While the rest of the internet went into meltdown over the possibility (read: reality) that Ariana Grande was divorcing her husband, they missed another important event happening right alongside the singer: Bridgerton star Jonathan Bailey sporting the current power move in menswear, the matching shirt and tie.
The fact that he – and plenty of men attending Wimbledon – are breaking out the tie again after it was all but declared DOA by fashion critics is a positive sign. Yes, clothing has become more hybrid in nature to meet multifaceted sartorial needs but unlike velcro, which as no place in grown man’s wardrobe, ties are the sign of that someone who appreciates both nuance and tradition.
But it’s more about how men are now wearing them. Tonal matching – either in a variant of the colour of your shirt or directly matching your blazer – has always been a fail-safe.. But direct matching? While not entirely new, it’s gaining far more traction among men who want to wear the traditional accessory but without the formal fuss of it. Rather, directly matching the two components no longer highlights the tie as independent but rather adds texture to the shirt.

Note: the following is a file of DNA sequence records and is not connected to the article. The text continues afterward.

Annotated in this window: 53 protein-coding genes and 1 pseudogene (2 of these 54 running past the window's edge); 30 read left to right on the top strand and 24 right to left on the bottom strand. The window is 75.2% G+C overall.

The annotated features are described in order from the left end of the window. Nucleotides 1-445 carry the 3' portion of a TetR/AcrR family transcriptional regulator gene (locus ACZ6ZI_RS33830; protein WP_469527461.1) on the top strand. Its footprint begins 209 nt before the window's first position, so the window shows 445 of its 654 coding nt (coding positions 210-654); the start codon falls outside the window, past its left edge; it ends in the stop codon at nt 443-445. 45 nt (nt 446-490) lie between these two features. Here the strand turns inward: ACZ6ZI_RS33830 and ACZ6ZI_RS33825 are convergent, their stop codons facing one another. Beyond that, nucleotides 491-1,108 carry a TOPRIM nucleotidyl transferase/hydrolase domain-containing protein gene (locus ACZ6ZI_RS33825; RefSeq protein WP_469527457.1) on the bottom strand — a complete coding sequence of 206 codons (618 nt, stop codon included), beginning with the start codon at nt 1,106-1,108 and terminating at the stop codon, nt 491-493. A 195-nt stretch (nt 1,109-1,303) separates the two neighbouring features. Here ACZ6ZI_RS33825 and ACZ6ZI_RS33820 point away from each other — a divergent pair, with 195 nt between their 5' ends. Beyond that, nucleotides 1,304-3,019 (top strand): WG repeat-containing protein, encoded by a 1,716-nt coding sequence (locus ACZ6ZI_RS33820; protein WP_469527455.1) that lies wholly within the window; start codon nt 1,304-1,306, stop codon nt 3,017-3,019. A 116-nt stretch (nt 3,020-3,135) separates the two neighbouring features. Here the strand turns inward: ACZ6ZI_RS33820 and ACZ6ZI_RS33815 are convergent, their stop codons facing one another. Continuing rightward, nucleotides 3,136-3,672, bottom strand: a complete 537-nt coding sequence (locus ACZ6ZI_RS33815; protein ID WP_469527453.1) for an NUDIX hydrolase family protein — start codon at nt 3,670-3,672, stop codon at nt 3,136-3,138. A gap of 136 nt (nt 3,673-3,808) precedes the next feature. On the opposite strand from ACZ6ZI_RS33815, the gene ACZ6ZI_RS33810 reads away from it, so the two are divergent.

Before Bailey stole the show at Wimbledon (sorry Ariana), Irish actor Barry Keoghan was seen repping a white variation at the 95th Academy Awards, where he was nominated in the Best Supporting Actor category for his role in the Banshees of Inisherin. While not exactly matching, the creamy shade was close enough to create a streamlined, minimal finish to the front of his suit for the evening.
Fellow Irishman Cillian Murphy has also given the look an outing while attending red carpet runs for his hyped film Oppenheimer. The perfectly matched tan tie and shirt under a black suit created both an optically casual yet formally detailed sense of style.
Which is perhaps the answer to the current conundrum surrounding the place of ties today: can they be casually coded so as to become better suited to the relaxation of dress codes? If Bailey, Murphy and Keoghan are the standard, then the answer is yes.
But there’s still room for the tie to be worn as a formal addition, obviously. But how you do it, without it looking too formal that it’s old fashioned, then the best example comes from a former Spider-Man.
Arguably one of the best-styled actors right now, Andrew Garfield gave another taken on the trend at this year’s Golden Globes. Under his vicuna coloured suit by Zegna, the 39-year-old actor wore a black-matched thin scarf in lieu of a traditional tie. It was a rakish take that might not be successful for every occasion but it did hit the right note for the night.